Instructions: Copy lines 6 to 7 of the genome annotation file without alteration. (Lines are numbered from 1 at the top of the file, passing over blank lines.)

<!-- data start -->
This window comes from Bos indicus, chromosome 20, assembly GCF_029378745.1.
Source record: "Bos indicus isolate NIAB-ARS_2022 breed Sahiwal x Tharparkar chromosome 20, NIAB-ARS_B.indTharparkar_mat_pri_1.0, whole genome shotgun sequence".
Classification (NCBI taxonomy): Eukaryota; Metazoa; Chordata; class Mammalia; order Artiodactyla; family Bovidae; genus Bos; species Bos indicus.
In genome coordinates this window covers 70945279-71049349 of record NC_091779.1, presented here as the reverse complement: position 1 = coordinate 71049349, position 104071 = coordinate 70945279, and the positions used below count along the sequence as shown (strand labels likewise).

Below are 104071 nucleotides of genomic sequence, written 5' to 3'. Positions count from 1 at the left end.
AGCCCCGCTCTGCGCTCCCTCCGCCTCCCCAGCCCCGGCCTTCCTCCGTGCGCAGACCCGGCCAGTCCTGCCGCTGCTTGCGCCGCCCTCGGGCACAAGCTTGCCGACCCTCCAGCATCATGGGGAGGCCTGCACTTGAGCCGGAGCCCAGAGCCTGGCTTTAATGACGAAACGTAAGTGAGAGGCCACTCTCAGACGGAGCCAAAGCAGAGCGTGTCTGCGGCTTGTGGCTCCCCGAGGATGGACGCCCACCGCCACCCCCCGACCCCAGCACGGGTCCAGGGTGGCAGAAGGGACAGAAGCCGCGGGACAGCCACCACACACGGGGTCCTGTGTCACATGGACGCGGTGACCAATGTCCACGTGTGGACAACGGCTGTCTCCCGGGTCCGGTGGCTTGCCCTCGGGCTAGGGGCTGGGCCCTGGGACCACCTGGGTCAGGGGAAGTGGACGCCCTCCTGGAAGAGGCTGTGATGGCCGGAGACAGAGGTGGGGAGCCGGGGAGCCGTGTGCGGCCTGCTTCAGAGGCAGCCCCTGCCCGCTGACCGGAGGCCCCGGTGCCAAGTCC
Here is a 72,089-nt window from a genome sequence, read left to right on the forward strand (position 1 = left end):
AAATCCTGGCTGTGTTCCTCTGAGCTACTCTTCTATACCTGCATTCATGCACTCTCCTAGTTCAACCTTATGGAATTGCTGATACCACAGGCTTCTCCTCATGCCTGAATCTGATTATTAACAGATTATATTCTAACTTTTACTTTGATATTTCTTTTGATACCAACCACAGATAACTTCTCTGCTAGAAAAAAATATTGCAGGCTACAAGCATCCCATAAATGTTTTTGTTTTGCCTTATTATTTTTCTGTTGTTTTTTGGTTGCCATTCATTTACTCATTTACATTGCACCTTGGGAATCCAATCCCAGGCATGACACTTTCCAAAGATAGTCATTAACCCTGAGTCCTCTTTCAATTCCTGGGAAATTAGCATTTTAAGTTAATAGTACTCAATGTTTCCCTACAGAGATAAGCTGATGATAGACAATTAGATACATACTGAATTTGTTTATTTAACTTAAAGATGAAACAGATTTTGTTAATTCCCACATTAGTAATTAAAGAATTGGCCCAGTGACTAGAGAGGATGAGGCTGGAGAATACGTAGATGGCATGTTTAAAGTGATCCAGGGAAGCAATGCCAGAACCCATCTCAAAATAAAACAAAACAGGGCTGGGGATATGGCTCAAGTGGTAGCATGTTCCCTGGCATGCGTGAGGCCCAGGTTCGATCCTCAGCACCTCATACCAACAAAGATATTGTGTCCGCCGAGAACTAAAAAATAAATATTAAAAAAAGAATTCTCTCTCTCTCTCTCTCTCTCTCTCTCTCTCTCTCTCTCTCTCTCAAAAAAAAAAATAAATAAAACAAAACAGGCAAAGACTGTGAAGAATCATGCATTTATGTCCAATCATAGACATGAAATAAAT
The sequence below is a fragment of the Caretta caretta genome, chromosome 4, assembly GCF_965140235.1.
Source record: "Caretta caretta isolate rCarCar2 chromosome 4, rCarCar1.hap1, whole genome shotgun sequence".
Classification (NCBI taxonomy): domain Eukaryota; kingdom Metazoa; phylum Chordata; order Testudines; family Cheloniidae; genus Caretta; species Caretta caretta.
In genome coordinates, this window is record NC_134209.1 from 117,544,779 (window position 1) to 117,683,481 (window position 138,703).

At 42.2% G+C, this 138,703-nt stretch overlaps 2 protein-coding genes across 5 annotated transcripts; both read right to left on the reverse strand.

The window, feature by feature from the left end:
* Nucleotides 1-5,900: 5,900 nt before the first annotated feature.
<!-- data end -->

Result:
AGCCCCGCTCTGCGCTCCCTCCGCCTCCCCAGCCCCGGCCTTCCTCCGTGCGCAGACCCGGCCAGTCCTGCCGCTGCTTGCGCCGCCCTCGGGCACAAGCTTGCCGACCCTCCAGCATCATGGGGAGGCCTGCACTTGAGCCGGAGCCCAGAGCCTGGCTTTAATGACGAAACGTAAGTGAGAGGCCACTCTCAGACGGAGCCAAAGCAGAGCGTGTCTGCGGCTTGTGGCTCCCCGAGGATGGACGCCCACCGCCACCCCCCGACCCCAGCACGGGTCCAGGGTGGCAGAAGGGACAGAAGCCGCGGGACAGCCACCACACACGGGGTCCTGTGTCACATGGACGCGGTGACCAATGTCCACGTGTGGACAACGGCTGTCTCCCGGGTCCGGTGGCTTGCCCTCGGGCTAGGGGCTGGGCCCTGGGACCACCTGGGTCAGGGGAAGTGGACGCCCTCCTGGAAGAGGCTGTGATGGCCGGAGACAGAGGTGGGGAGCCGGGGAGCCGTGTGCGGCCTGCTTCAGAGGCAGCCCCTGCCCGCTGACCGGAGGCCCCGGTGCCAAGTCC
Here is a 72,089-nt window from a genome sequence, read left to right on the forward strand (position 1 = left end):